But I’ve certainly gotten the sense from several pickups that they’ve become the sorts of things that you don’t want to climb into with dirty shoes, to say nothing of boots. They’re really nice inside. You might even wear a cravat while driving one. And break out the Grey Poupon.
Which is not to say that the interior of the Tacoma seems like a construction site trailer’s environs. In fact, whether it is the seat material or the thoughtfully designed (thoughtful, but ruggedly designed: we’re not talking eggheads here) instrument panel, the Tacoma is well done. But it is something that you’re going to clamber into after hunting or fishing or surfing or whatever and not give it a second thought, not think about how your mother once kept you off the furniture with your dirty jeans—even if you thought they were clean.
Now the truck in question has the word “off-road” in its name, so you know that they’ve done more than a little something that makes it capable of eating dirt. Like specifically tuning the suspension and adding Bilstein shocks.
The TRD stands for “Toyota Racing Development,” and while TRD is most certainly involved in series like NASCAR Sprint Cup, it really made its bones in off-road racing.
Hmm. . . “Tacoma TRD Off-road”. . . .
One thing that I found appropriate for the vehicle—and hell on my left calf—was the clutch for the six-speed manual transmission. Let’s face it: If you’re going to go slamming and banging where there is no asphalt, chances are you’re also going to be slamming and banging a shift lever.
It features 4WDemand part-time 4WD with an electronically controlled transfer case and Automatic Limited Slip Differential (Auto LSD). And for the Tacoma you can get a locking rear differential, Hill Start Assist Control (HAC), Clutch Start Cancel, Active Traction Control, and Crawl Control.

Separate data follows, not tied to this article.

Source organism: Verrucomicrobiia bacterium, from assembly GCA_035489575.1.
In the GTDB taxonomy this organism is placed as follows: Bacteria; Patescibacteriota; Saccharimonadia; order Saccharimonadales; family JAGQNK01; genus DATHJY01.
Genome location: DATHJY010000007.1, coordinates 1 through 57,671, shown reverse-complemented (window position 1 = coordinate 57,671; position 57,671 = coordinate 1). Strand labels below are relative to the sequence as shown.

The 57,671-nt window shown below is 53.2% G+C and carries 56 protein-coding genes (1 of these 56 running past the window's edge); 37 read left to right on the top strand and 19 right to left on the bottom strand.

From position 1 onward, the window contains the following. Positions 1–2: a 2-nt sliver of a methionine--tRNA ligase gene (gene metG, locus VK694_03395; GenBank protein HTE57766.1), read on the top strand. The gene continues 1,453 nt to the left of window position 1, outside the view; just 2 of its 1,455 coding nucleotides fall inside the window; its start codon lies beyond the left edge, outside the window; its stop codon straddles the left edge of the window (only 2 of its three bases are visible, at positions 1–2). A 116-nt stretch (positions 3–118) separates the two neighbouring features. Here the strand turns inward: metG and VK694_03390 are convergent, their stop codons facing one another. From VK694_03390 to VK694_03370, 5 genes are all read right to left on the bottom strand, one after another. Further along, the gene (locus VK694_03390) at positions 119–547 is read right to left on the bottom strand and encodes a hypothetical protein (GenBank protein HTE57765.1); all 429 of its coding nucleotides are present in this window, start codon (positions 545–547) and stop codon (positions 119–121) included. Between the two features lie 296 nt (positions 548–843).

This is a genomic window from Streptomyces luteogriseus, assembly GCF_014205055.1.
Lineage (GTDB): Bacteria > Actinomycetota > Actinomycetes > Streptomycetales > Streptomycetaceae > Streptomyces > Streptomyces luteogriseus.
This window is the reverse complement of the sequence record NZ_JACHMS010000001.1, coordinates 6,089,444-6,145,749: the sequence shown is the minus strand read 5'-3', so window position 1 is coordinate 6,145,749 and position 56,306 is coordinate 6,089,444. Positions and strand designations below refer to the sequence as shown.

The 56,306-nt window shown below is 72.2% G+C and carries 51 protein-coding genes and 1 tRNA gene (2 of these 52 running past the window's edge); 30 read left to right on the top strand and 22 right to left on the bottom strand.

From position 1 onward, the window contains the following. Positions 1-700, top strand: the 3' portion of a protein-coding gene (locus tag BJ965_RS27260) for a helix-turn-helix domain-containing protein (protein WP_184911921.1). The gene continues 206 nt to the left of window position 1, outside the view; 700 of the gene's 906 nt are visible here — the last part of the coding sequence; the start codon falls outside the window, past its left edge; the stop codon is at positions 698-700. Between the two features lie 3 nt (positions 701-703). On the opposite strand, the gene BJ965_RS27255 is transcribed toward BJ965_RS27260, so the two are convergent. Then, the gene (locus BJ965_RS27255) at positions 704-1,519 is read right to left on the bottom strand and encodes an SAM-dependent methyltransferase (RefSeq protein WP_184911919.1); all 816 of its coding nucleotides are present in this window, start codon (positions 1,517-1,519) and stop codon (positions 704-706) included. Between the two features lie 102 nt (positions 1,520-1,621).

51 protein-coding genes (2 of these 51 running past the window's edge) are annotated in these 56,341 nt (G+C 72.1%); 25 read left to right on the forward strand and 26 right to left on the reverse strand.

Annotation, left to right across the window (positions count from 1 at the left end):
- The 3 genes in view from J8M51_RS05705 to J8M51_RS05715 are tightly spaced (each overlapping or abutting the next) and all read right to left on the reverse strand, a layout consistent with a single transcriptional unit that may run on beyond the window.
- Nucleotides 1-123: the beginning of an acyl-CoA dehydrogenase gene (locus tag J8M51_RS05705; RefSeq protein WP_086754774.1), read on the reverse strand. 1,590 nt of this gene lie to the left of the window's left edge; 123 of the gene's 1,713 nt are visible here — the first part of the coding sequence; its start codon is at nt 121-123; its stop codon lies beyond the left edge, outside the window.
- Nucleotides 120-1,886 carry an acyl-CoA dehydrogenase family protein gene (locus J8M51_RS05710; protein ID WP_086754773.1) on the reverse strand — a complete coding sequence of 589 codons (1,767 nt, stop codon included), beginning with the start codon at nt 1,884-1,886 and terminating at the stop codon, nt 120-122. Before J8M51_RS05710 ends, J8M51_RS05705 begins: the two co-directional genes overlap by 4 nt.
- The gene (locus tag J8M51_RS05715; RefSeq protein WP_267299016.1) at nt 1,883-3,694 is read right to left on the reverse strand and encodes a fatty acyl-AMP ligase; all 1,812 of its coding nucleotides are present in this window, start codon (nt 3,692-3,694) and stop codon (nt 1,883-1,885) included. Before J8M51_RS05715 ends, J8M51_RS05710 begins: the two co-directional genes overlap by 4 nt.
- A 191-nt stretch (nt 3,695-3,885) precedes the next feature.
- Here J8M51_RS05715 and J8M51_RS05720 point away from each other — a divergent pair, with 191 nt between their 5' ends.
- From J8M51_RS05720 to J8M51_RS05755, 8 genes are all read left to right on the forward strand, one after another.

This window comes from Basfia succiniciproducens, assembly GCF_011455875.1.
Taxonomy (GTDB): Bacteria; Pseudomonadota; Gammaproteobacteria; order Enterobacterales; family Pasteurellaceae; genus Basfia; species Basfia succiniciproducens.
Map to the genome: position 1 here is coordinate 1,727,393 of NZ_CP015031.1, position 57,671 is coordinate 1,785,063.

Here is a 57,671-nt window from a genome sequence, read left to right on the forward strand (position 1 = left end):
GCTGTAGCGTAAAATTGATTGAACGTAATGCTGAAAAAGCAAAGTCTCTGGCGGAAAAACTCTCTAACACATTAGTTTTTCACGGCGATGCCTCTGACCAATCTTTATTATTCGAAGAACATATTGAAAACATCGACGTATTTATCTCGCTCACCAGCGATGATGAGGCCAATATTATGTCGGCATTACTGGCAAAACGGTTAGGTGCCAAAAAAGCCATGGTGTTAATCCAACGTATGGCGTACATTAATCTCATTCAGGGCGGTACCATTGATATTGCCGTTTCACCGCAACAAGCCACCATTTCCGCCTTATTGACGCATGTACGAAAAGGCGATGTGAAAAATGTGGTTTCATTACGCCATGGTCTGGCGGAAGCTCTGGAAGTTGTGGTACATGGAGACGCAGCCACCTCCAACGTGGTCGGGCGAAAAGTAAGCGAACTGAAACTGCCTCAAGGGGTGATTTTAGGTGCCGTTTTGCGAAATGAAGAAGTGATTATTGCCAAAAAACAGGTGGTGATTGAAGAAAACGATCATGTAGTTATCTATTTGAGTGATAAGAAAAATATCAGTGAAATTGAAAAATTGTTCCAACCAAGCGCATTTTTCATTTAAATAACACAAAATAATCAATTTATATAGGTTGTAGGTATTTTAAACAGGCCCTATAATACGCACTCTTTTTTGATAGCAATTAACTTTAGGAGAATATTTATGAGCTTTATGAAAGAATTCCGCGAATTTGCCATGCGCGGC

The truck has a 278-hp 3.5-liter V6 that provides 265 lb-ft of torque, so it has the muscle to move. The double cab truck can tow 6,400 pounds if you get the tow prep package (Class IV towing receiver hitch with transmission oil cooler with water and air cooler, 130-amp alternator, 4- and 7-pin connector, and Trailer-Sway Control).
Yes, there are amenities in the truck. Like Entune Premium Audio and the Integrated Navigation and App Suite that’s shown on a seven-inch touch screen.
Crank the tunes and go. Like mad. But safely. (Yes, like even the more, ah, refined Toyotas the Tacoma comes with the Star Safety System, which includes Vehicle Stability Control (VSC), Traction Control (TRAC), an Anti-lock Braking System (ABS), Electronic Brake-force Distribution (EBD), Brake Assist (BA), and Smart Stop brake override technology (SST).)
Bottom line is that there are cushier trucks that you can select. Heck, if you’re looking for plush, Toyota has a Tundra 1794 Edition that will make you feel like you’re back in the Wild West—and happened to own the town.
But the Tacoma TRD Off-road 4x4 Double Cab is a blast—and the people at Toyota seem just fine with that.
Engine: 3.5-liter V6
Horsepower: 278 @ 6,000 rpm
Torque: 265 lb-ft @ 4,600 rpm
Transmission: Six-speed automatic
Steering: Rack-and-pinion power
Wheelbase: 127.4 inches
Length: 212.3 inches
Width 74.4 inches
Height: 70.6 inches
Seating capacity: 5
Curb weight: 4,445 pounds
EPA fuel economy: city/highway/combined: 17/20/18 mpg
Cue the Anthem-Like Music
20. July 2016
If this wasn’t the Summer of the Superhero—Batman v Superman: Dawn of Justice; Capital America: Civil War; X-Men: Apocalypse—we might not have written about this, but given this image:
how could we not?
No, it isn’t a badge for Neutron Man or Nepenthe Woman, but signifies a new portfolio of polyphthalamide (PPA) materials, Ultramid Advanced N.
And beyond that clever graphic, it is worth noting that this material portfolio, developed by BASF, is said to have properties that make it highly useful in automotive applications, both under the hood and in the transmission, applications that require constant mechanics up to 100°C (glass transition temperature: 125°C), chemical resistance and low water absorption as well as low friction and wear, applications like gear wheels and other wear parts.
In the chemical resistance arena, the Ultramid Advanced N can deal with
Ultramid® Advanced N is extraordinarily resistant against chemicals, hot oil, coolants such as Glysantin (BASF’s engine coolant), calcium chloride, and fuels with a high methanol content. (The particular PPAs are provided with the necessary stabilizers to meet the requirements of the application.)